16th Jul 2012, 22:35
Any US CFI or examiner around who could answer my questions?
Now I'm out of the airline business but I would like to get back on a little recreational flying. I hold a US Commercial SEL but the last flight, based on the US certificate and in a single engine, was around the year 2000 and I did not renew my US-medical and no BFR was taken since then.
The goal is to get my US-PPL back to activ status. What do I have to do now? Of course, some training is needed (aircraft and the books) but what are the legal requirements? Is it just the medical and a BFR or do I have to go for a complete PPL? Is it a must to qualify on the level commercial pilot SEL or can I "downgrade" to PPL? And how about the instrument rating (which is not needed for my future flying)?
Thanks in advance
16th Jul 2012, 23:32
3rd class medical and a Flight Review (formerly called a BFR). That's all. An Instrument Proficiency Check to make IFR legal. Your commercial license does not expire.
17th Jul 2012, 08:40
Thanks, good news. It was not clear to me anymore, that the CPL/PPL will not expire.
For the medical I will go here in Europe. However, it will be more expensive. I was holder of a 1class JAR medical until mid of last year, but you never know what the doctor will find...
For the training I expect at least 10 hours to get back into one man operation, even after more then 1000 hours in singles. And, of course, I want to check out in a glass cockpit C172 or something similar. At least there I will not downgrade from my EMB145...
Any recommendations for a flight school offering such airplanes on the west coast, LA area is prefered?
17th Jul 2012, 08:52
On potential gotcha. You give your location as central Europe. If this is where you intend to use the airmanship cert then you'll need English Language Proficency endorsed on the cert to be legal. Thankfully this is only an administrative issue. You can apply online to get a new one issued and all new ones have the ELP endorsed on it. Use the opportunity to update your address if necessary.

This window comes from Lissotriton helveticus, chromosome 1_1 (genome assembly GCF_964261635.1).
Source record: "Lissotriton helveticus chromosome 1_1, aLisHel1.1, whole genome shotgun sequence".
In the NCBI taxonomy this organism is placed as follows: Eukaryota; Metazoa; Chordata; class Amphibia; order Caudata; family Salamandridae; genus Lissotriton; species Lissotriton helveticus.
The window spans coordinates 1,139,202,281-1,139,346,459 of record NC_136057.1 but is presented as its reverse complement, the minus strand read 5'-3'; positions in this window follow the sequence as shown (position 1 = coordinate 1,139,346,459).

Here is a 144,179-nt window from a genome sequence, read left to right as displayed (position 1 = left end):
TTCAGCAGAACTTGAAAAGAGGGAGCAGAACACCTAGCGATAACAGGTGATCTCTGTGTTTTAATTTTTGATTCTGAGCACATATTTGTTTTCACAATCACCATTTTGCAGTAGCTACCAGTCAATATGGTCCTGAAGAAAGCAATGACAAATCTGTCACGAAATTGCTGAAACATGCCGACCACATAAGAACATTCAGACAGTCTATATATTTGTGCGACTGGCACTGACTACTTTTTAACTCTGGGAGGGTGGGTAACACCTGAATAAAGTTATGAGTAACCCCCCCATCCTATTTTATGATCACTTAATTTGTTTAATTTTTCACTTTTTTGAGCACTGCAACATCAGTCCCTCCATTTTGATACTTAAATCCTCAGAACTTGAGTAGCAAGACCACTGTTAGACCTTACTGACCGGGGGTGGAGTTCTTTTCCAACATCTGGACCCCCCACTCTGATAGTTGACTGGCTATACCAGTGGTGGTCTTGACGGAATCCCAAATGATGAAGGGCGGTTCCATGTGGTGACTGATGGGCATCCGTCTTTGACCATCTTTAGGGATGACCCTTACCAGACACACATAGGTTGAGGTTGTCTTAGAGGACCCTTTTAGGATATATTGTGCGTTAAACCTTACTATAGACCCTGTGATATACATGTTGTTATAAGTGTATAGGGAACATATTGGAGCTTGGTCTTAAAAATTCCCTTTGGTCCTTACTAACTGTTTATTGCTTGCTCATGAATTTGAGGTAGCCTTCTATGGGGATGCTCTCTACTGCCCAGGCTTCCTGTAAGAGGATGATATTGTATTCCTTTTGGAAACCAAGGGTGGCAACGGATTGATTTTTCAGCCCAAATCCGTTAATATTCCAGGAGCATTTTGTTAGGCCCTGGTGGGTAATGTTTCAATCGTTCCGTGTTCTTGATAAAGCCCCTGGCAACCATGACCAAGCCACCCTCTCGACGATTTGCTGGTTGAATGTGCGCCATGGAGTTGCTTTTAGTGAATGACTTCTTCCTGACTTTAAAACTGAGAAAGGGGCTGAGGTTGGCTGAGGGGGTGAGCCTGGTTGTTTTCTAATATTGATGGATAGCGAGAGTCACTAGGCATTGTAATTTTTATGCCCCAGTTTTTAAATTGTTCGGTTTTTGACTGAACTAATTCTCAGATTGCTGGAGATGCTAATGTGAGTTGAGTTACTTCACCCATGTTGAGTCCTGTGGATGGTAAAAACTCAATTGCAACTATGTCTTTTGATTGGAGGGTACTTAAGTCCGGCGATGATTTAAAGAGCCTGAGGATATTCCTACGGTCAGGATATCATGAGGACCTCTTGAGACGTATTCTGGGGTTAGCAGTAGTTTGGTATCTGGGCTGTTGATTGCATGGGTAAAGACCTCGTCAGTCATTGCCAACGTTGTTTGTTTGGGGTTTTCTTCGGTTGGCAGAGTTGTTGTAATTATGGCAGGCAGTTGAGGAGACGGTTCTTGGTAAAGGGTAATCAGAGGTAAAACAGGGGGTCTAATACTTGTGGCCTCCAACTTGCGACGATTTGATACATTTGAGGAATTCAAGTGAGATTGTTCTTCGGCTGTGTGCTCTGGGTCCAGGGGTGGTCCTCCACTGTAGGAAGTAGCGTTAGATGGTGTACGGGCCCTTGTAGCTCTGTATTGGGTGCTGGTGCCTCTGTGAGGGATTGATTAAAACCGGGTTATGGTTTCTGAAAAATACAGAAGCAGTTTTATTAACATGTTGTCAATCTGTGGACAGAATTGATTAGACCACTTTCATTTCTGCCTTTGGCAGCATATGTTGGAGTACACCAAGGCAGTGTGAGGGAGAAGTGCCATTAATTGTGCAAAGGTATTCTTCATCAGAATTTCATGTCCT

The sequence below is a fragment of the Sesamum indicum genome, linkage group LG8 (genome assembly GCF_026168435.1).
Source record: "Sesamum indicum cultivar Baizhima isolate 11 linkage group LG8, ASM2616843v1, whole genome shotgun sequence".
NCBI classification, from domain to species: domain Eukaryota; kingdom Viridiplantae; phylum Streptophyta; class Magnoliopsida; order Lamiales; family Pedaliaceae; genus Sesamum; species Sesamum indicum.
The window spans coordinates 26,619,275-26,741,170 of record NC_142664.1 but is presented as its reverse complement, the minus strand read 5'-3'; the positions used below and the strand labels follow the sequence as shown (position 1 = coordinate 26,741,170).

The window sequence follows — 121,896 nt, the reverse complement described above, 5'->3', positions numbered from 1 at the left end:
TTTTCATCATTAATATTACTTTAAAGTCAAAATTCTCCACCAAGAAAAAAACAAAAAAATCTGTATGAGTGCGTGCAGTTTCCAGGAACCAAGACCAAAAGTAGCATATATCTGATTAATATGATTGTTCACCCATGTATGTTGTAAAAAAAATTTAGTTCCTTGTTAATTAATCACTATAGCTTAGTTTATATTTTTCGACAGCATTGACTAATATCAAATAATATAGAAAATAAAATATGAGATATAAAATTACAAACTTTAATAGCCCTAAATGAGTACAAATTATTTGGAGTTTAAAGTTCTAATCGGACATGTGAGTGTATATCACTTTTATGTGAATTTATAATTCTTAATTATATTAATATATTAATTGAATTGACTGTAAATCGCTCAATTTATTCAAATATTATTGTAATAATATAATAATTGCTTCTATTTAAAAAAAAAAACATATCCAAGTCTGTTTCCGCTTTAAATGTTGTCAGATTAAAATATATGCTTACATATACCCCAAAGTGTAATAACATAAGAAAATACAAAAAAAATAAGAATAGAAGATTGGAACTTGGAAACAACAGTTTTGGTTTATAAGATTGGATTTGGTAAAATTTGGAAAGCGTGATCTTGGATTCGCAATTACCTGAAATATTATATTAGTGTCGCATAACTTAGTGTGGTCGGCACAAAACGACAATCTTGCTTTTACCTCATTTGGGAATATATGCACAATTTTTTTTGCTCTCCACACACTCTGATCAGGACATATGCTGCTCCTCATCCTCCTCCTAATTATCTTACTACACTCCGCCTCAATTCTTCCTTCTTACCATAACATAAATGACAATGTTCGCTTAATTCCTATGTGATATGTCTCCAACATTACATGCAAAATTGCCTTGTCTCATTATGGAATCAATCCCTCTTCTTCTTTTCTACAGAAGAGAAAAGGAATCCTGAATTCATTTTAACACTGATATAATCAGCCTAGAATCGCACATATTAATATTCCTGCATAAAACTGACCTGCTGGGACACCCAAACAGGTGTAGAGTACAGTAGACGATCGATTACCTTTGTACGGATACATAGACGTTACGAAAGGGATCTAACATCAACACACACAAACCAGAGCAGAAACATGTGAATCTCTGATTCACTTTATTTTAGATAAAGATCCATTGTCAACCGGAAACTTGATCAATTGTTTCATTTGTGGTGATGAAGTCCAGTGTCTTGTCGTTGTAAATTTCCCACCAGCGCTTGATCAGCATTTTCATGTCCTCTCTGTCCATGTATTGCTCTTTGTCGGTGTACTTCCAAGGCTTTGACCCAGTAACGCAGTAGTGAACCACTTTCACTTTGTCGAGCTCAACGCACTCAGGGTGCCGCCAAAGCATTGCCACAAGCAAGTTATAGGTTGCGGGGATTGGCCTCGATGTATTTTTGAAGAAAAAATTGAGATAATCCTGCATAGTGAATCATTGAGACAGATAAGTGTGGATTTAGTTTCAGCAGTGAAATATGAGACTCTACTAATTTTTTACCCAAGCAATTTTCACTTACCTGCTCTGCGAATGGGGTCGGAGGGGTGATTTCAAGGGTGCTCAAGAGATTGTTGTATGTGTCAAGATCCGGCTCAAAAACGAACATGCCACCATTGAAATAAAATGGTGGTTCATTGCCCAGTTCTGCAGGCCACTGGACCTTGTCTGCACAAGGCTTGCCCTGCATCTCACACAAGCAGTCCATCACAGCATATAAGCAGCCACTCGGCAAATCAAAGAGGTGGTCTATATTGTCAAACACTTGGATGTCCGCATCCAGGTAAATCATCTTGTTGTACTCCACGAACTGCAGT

17th Jul 2012, 09:51
Thanks for the hint. Central Europe means Switzerland...
I only want to use the US-PPL in the US itself. Flying in Europe is not planned.
I have "English Proficency" for my now slowly expiring European ATPL but this will, in my piont of view, not be relevant to regain the US-PPL(?).
19th Jul 2012, 07:29
Also make sure you hold a plastic credit card style FAA license with english proficient on it and that the FAA holds your latest address details.
You can register online to keep all this up to date.
FAA license never expires, just privileges.
19th Jul 2012, 11:45
For the medical I will go here in Europe. However, it will be more expensive. I was holder of a 1class JAR medical until mid of last year, but you never know what the doctor will find
If you have any doubts at all about your medical (hopefully not), go to your regular doctor first for a full check up, then decide whether to go to an AME for a medical. If the medical becomes an issue, take a look at Sport Pilot licence - no medical required, just the flight review & a driver's licence. And talk with AOPA about it - they are excellent for advice on anything like this.
If you have been refused a medical, getting it back may take mountains of work. If you have not been refused a medical, but choose not to take one, then you can fly on the Light Sport licence.